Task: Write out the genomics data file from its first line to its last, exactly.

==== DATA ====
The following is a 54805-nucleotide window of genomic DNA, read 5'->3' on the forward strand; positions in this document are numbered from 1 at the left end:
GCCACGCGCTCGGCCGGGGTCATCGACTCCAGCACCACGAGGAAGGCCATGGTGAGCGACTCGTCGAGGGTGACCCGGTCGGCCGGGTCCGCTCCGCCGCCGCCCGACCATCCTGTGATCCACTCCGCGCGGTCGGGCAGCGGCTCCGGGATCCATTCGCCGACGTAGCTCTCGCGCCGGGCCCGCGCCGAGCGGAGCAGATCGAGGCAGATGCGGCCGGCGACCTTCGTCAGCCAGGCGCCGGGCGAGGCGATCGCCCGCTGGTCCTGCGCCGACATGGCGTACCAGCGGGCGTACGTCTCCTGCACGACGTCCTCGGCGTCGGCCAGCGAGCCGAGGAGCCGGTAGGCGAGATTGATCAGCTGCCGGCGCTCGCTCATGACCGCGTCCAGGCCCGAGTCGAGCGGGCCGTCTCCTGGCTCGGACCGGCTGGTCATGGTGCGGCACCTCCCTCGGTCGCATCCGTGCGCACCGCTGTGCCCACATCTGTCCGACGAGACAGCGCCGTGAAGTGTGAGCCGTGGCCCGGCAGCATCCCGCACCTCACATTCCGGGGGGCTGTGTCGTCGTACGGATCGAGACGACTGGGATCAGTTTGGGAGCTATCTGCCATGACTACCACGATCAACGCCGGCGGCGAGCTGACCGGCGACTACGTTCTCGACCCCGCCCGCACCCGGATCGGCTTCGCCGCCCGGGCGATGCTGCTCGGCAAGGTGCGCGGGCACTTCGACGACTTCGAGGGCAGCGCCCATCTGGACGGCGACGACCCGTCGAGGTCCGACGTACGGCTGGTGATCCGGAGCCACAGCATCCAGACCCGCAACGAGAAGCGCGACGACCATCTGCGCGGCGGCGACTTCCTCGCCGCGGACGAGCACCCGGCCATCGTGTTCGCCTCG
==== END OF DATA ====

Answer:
The following is a 54805-nucleotide window of genomic DNA, read 5'->3' on the forward strand; positions in this document are numbered from 1 at the left end:
GCCACGCGCTCGGCCGGGGTCATCGACTCCAGCACCACGAGGAAGGCCATGGTGAGCGACTCGTCGAGGGTGACCCGGTCGGCCGGGTCCGCTCCGCCGCCGCCCGACCATCCTGTGATCCACTCCGCGCGGTCGGGCAGCGGCTCCGGGATCCATTCGCCGACGTAGCTCTCGCGCCGGGCCCGCGCCGAGCGGAGCAGATCGAGGCAGATGCGGCCGGCGACCTTCGTCAGCCAGGCGCCGGGCGAGGCGATCGCCCGCTGGTCCTGCGCCGACATGGCGTACCAGCGGGCGTACGTCTCCTGCACGACGTCCTCGGCGTCGGCCAGCGAGCCGAGGAGCCGGTAGGCGAGATTGATCAGCTGCCGGCGCTCGCTCATGACCGCGTCCAGGCCCGAGTCGAGCGGGCCGTCTCCTGGCTCGGACCGGCTGGTCATGGTGCGGCACCTCCCTCGGTCGCATCCGTGCGCACCGCTGTGCCCACATCTGTCCGACGAGACAGCGCCGTGAAGTGTGAGCCGTGGCCCGGCAGCATCCCGCACCTCACATTCCGGGGGGCTGTGTCGTCGTACGGATCGAGACGACTGGGATCAGTTTGGGAGCTATCTGCCATGACTACCACGATCAACGCCGGCGGCGAGCTGACCGGCGACTACGTTCTCGACCCCGCCCGCACCCGGATCGGCTTCGCCGCCCGGGCGATGCTGCTCGGCAAGGTGCGCGGGCACTTCGACGACTTCGAGGGCAGCGCCCATCTGGACGGCGACGACCCGTCGAGGTCCGACGTACGGCTGGTGATCCGGAGCCACAGCATCCAGACCCGCAACGAGAAGCGCGACGACCATCTGCGCGGCGGCGACTTCCTCGCCGCGGACGAGCACCCGGCCATCGTGTTCGCCTCG